* European shares fall over Ukraine but head for weekly gain
* Dollar index slips even as yen drifts off session highs
* Bunds gain as investors head for safety
* U.S. stocks expected to open lower, earnings eyed
By Marc Jones
LONDON, April 25 Heightened tension in Ukraine pushed world shares lower and lifted safe-haven European bonds as well as gold on Friday, taking the shine off what looked set to be an earnings and M&A-driven week of gains for European and U.S. stocks.
Russia warned on Friday that Kiev would face "justice" for Thursday's killing of up to five pro-Russian separatists, while Kiev said Moscow was looking to start World War Three.
European shares tumbled 0.6 percent as concerns mounted that the United States and Europe were readying tougher sanctions on Russia that were bound to be met with retaliatory measures from Moscow.
The DAX in Germany, which has the region's strongest trade ties with Russia, fell 1.4 percent.
But German government bonds, favoured by risk-wary investors, gained in tandem with their U.S counterparts and gold.
"The (Ukraine) prime minister has been making comments about Russia wanting to start World War Three, so I think it's fair to say people aren't going to be in a rush today to sell safe-havens," said Saxo Capital Markets senior market analyst Nick Beecroft.
London's FTSE and Paris's CAC40 dropped 0.4 and 0.6 percent as they limped towards weekly gains of about 0.5 percent.
Russian shares were staring at a weekly loss of almost 6 percent while the rouble and Russian bonds took another beating after a ratings downgrade by Standard & Poor's.
Russia's central bank unexpectedly raised interest rates on Friday as it reacted to the slump in the rouble which is driving up import prices and inflation.
"The conflict and the threat of sanctions by definition increase risks for financing. It risks turning into a negative dynamic," said Societe Generale analyst Regis Chatellier.
Asian stocks had also stumbled earlier and markets on Wall Street were expected to open 0.2-0.4 lower when trading resumes on another busy day of company earnings headlined by car giant Ford and consumer goods firm Colgate-Palmolive.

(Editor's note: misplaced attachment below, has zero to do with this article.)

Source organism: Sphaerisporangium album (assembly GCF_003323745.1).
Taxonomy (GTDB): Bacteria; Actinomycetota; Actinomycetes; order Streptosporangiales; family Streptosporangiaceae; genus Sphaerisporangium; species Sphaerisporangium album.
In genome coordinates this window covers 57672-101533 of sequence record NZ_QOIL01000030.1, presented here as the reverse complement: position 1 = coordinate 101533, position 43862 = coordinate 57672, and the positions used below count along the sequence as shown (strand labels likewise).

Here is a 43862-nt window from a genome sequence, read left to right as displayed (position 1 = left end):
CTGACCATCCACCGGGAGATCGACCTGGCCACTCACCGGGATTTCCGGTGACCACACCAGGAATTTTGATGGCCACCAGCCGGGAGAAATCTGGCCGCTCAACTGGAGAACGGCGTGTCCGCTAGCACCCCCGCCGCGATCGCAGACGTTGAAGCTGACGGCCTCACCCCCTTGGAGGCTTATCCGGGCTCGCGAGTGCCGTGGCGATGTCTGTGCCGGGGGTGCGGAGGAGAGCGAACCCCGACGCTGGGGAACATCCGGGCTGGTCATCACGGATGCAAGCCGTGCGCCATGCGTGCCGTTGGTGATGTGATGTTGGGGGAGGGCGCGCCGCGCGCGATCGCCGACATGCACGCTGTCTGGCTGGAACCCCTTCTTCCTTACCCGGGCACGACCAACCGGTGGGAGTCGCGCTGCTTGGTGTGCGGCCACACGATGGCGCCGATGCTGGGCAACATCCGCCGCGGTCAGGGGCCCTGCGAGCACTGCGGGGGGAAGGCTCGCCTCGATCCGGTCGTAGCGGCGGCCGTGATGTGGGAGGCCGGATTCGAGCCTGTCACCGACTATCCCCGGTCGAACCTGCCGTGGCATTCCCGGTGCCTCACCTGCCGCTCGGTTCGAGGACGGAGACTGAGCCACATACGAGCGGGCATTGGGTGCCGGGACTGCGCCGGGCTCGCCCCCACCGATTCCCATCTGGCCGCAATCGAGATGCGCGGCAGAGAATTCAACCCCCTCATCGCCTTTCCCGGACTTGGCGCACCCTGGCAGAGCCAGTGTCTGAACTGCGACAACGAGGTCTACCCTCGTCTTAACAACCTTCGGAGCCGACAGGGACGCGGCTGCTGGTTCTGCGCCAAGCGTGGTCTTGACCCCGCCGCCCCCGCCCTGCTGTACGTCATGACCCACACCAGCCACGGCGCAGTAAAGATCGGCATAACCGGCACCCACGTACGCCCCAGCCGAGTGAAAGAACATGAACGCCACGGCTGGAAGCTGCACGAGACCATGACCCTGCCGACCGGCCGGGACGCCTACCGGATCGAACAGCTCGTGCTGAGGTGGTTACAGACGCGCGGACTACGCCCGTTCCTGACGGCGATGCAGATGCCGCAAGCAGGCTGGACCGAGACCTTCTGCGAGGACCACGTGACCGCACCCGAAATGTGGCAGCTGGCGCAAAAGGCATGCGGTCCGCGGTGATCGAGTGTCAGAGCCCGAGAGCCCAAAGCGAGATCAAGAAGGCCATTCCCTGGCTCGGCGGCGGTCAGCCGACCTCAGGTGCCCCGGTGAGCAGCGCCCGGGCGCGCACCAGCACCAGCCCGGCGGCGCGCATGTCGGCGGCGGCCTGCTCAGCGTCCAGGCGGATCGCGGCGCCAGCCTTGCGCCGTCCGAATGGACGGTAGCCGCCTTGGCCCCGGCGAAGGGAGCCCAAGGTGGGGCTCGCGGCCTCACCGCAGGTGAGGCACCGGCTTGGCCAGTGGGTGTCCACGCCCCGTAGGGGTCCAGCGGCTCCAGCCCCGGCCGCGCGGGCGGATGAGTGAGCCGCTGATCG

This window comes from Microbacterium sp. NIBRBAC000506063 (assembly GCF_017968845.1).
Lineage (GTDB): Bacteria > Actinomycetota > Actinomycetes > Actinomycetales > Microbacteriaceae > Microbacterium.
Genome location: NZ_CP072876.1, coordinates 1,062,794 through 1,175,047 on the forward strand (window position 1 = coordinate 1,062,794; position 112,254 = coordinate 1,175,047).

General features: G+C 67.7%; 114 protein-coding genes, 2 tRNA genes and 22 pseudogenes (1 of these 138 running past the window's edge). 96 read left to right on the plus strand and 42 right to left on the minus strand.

U.S. Secretary of State John Kerry has said time is running out for Moscow to change its course in Ukraine. President Barack Obama will speak to European leaders later to push for fresh sanctions against Russia.
Germany's Angela Merkel told Russia's Vladimir Putin in a call on Friday she was gravely concerned about the situation in eastern Ukraine and expected Russia to honour the agreement it struck in Geneva last week to cool the situation.
The Ukraine concerns lifted gold back above $1,300 an ounce after it had touched its lowest levels since February on Thursday as Brent oil prices held close to seven-week highs at $110 a barrel.
Another gloomy day for Chinese equities had further darkened the mood in Asia as concerns about the state of China's economy and its banking sector continued. The country's currency the yuan also hit a fresh 16-month low.
The safe-haven yen and Swiss franc rose to near one-week highs against a struggling dollar on Friday as deepening concerns about Ukraine outweighed growing optimism about U.S. economic growth.
The dollar last stood at 102.19 yen, not far from Thursday's one-week low of 102.085, at the end of a lacklustre week against the safe-haven yen during which it has lost about 0.1 percent.
"Geopolitical risks are not having too much of an impact on currencies with most investors still focused on growth prospects," Credit Agricole FX strategist Manuel Oliveri said.
The euro held steady at $1.3836, having recovered from Thursday's low of $1.3791, hit after European Central Bank President Mario Draghi reiterated the potential for asset purchases to ward off deflation risks. The pound was also little changed despite upbeat retail sales data.
Copper dipped after hitting $6,775 a tonne, its highest in over a month, while there appeared to be no stopping nickel as the impact of Indonesia's recent trade ban lifted it to its highest in 14 months. (Additional reporting by Anirban Nag in London; Editing by Hugh Lawson)